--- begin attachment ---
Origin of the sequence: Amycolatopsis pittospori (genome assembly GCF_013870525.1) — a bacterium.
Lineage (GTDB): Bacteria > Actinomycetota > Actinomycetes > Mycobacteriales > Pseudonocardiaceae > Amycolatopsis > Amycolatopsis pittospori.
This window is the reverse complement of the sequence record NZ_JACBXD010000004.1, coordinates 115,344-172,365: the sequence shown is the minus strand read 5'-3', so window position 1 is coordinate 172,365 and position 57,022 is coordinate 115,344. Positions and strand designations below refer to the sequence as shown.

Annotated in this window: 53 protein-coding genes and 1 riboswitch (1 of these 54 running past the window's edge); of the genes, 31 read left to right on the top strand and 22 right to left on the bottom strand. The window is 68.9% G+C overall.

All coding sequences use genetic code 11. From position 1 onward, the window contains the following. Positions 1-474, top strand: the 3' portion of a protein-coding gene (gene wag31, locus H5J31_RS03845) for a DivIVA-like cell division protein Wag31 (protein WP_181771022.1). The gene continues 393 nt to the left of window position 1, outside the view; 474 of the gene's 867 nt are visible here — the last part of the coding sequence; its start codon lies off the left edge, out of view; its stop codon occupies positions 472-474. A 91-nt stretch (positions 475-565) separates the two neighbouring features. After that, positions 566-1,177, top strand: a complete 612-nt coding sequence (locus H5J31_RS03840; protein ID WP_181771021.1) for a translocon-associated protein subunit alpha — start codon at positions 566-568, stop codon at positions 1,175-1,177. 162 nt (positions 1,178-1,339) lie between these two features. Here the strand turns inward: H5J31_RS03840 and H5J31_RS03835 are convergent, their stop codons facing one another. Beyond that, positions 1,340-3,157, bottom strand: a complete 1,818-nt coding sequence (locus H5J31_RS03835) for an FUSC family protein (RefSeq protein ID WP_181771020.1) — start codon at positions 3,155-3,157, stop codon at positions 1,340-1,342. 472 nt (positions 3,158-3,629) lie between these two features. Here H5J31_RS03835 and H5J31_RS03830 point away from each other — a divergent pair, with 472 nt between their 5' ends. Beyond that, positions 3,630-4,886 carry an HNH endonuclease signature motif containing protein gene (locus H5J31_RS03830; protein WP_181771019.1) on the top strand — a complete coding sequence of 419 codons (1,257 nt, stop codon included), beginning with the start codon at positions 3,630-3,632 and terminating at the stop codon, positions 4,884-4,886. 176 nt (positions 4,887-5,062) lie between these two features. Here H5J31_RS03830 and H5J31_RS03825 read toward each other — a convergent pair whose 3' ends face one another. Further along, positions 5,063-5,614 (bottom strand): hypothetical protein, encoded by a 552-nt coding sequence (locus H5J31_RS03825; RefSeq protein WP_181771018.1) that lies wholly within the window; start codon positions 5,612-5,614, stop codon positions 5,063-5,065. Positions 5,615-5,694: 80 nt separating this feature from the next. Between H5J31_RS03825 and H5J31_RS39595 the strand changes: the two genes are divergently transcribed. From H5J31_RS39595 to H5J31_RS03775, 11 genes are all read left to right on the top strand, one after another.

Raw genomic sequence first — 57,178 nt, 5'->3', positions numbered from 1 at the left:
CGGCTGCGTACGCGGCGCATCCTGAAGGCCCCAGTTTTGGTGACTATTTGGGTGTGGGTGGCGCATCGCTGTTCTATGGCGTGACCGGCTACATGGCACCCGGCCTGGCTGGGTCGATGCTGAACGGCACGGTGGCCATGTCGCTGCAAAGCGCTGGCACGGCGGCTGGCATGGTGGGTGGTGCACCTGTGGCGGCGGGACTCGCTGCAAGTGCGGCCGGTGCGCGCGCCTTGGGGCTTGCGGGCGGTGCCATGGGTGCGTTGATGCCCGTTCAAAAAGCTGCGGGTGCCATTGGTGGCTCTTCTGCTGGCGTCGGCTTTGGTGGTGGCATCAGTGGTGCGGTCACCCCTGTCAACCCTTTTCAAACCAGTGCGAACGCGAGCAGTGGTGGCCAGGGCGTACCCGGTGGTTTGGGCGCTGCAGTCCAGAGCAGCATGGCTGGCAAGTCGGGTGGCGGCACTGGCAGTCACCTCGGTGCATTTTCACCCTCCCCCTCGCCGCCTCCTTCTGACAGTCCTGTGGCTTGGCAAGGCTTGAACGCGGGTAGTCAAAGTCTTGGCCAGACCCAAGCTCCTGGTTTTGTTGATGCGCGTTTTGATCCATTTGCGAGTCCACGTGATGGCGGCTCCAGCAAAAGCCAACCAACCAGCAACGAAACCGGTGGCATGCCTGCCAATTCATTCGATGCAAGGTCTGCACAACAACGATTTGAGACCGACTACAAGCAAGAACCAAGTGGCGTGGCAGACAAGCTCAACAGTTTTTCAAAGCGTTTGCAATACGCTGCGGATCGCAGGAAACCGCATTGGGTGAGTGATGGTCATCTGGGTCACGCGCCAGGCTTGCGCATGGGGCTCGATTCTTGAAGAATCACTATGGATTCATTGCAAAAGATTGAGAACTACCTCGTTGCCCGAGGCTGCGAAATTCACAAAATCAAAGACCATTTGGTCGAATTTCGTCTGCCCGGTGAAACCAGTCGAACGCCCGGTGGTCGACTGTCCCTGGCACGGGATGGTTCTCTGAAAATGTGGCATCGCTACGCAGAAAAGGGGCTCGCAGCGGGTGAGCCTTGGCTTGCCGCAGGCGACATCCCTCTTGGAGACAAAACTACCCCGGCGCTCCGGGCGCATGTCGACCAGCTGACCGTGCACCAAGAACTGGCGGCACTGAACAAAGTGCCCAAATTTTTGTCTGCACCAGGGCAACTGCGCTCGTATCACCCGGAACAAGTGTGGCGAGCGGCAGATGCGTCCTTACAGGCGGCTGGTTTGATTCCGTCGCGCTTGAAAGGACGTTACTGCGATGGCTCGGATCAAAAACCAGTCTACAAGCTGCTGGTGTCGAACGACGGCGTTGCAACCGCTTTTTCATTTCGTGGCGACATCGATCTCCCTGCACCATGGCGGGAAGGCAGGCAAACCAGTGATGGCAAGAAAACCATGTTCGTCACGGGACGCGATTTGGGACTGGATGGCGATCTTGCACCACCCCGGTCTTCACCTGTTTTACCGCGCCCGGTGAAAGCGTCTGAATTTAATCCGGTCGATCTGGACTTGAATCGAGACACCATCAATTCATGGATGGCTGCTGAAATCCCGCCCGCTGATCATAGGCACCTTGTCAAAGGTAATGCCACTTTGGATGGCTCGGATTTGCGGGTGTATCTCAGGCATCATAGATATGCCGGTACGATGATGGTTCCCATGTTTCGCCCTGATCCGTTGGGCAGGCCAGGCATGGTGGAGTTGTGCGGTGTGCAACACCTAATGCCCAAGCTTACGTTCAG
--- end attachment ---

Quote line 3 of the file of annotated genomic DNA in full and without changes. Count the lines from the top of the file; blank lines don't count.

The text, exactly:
This window is the reverse complement of the sequence record NZ_JACBXD010000004.1, coordinates 115,344-172,365: the sequence shown is the minus strand read 5'-3', so window position 1 is coordinate 172,365 and position 57,022 is coordinate 115,344. Positions and strand designations below refer to the sequence as shown.